Not all SUVs need V8s, though. The Jeep Wrangler, for instance, is focused on off-roading rather than payload or towing. For that reason it uses four- and six-cylinder engines. Other small off-roaders similarly use more modest engines.
Along with their weight and squared-off looks, the big, truckish engines found in the typical SUV make them inefficient, especially compared to crossovers. Fuel economy rarely gets above the low 20s on the highway and mid-high teens around town. If you’re towing those numbers will quickly drop even further.
Sporty, nimble performance isn’t common for most crossovers or SUVs, but SUVs in particular feel ponderous; their big bulk and workhorse engines don’t offer any sense of athleticism. Crossovers can be a bit better but also aren’t usually noteworthy performers (exceptions being performance-oriented models like the Alfa Romeo Stevio, Jaguar F-Pace and Porsche Macan). A high center of gravity is a trait shared by both crossovers and SUVs, which inhibits handling and can make these vehicles feel tipsy when a corner is taken too fast.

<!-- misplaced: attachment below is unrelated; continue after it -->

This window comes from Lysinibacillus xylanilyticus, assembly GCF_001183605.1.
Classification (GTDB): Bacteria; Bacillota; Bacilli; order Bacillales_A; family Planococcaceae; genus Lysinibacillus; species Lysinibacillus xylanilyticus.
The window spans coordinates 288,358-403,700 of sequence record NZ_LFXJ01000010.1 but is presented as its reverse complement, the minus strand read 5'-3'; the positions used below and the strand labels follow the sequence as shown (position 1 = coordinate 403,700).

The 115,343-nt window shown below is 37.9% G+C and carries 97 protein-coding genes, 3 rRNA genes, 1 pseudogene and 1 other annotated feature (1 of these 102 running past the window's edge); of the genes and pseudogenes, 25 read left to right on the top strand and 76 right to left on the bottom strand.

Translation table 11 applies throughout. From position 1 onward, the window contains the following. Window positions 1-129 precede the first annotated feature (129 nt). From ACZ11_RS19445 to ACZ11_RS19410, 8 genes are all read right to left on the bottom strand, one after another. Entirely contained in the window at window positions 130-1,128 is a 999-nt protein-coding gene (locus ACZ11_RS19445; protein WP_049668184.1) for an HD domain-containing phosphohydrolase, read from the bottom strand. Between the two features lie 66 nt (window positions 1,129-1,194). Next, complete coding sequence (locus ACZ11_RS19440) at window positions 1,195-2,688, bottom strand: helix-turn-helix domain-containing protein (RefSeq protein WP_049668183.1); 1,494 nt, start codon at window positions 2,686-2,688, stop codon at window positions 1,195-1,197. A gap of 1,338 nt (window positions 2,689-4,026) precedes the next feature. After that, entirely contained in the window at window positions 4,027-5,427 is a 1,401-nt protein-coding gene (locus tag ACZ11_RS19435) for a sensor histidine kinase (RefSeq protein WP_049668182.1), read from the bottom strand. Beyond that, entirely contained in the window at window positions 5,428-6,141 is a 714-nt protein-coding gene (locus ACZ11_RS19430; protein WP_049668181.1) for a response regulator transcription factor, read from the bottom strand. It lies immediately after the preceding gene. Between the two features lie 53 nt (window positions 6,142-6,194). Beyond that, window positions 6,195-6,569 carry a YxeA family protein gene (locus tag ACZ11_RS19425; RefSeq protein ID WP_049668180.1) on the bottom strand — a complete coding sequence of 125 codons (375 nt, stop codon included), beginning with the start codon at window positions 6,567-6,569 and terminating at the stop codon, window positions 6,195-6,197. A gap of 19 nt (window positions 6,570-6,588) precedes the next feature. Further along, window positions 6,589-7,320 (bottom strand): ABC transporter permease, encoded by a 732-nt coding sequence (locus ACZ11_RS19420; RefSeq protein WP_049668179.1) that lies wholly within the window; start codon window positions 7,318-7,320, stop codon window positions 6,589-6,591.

SUV and Crossover Categories
SUVs fall into three basic categories: small (Jeep Wrangler), midsize (Dodge Durango and Toyota 4Runner) and full-size (GMC Yukon and Mercedes-Benz G-Class.) Crossovers, on the other hand, have more size options. These sizes include: subcompact (Nissan Kicks and Hyundai Kona), compact (Toyota RAV4, Mazda CX-5), midsize (Honda Passport, Hyundai Santa Fe), and large (Toyota Highlander, Volkswagen Atlas). Note that large crossovers are generally smaller than full-size SUVs, though both can offer three full rows of seating.
Because they are based on cars, crossovers are usually front-wheel drive or all-wheel drive (AWD). The front- and all-wheel drive system is part of the reason crossovers feel like sedans. It gives a better ride and makes packaging more efficient. It also means flatter floors without an intruding drivetrain hump and can allow for a lower vehicle height.